However, scholars note, even if the Constitution did guarantee a right to keep guns, it would not stop government from regulating possession and use in the name of public safety. In this vein, the right to free speech in the First Amendment is not absolute, and governments have been able to restrict, for example, obscenity and words that provoke violence.

© 1995 The Washington Post Company

0 Replies
 
oralloy
 
  -3  
Reply Wed 6 Jul, 2016 01:41 am
@snood,
snood wrote:
http://playingintheworldgame.files.wordpress.com/2015/10/936470fac8bbc03a24a9c46fc4b5dbff.jpg?w=538

Usually it is liberals who hate freedom and democracy and want to overthrow our Constitution. However, there are a few conservatives who agree with the Left's Fascist agenda.

I trust that all the logical and factual fallacies in his comment are readily apparent by now. I've already pointed out the very same fallacies in other arguments approximately 100,000 times in recent weeks.

It is a good reminder though on how important it is to vote for freedom-loving conservatives like Donald Trump. The Democrats are filled with deceit, and they mean to topple our Constitution.
0 Replies
 
giujohn
 
  0  
Reply Thu 14 Jul, 2016 02:13 pm
I always find a discussion of the Bill of Rights particularly, the Second Amendment and the back and forth on whether or not it's an individual write or a right guaranteed to the state or the federal government, to be comical. It's not in the least difficult to figure out the framers intent. All you have to do is ask yourself this one question... Why in a catalog of individual rights that is the first 10 amendments, ie. the Bill of Rights, would the framers insert one that guarantees the rights of government? And if you're still confused all, you have to do is read the plain language in the ninth and Tenth Amendment. If that doesn't settle the argument then your reasoning is patently specious.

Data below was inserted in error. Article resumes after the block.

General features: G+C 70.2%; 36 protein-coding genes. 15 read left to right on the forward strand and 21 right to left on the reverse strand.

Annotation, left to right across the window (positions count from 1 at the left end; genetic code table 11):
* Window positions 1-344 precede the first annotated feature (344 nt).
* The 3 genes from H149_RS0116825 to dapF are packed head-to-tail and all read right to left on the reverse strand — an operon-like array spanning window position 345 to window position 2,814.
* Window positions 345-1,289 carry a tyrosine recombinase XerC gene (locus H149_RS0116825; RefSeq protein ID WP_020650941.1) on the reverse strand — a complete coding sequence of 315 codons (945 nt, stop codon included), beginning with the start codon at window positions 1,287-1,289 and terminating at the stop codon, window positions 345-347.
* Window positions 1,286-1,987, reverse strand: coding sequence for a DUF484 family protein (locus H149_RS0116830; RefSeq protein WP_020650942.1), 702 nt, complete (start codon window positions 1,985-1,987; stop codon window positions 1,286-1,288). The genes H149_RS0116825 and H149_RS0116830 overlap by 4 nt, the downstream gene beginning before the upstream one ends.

parados
 
  4  
Reply Thu 14 Jul, 2016 03:42 pm
@giujohn,
You mean the plain language in the 9th amendment that makes it clear there are rights not listed such as privacy between a doctor and patient?

Or are you referring to the 10th amendment which lists the states first as retaining rights? Do states not have governments in your version of reality?

Let me point you to the 2nd amendment -
A well regulated militia, being necessary to the security of a free state, the right of the people to keep and bear arms, shall not be infringed.

giujohn
 
  -1  
Reply Thu 14 Jul, 2016 05:44 pm
@parados,
The problem you have is that you are using terms such as plain language as it applies to the twentieth-first century... If you read the writings of the framers and the people who they read you would understand the contemporaneous meaning of the words they used. For instance regulated in those times did not mean the use a lot of rules and laws it's simply meant well supplied as in a regulation issue. A free state did not refer to the state of New York or the state of Virginia it simply meant the State of the Union or the body of free people. In the 10th Amendment where it says the state or the people the word or doesn't mean either, it means rather as in one in the same. That's the way they spoke and wrote when the Constitution was written.
0 Replies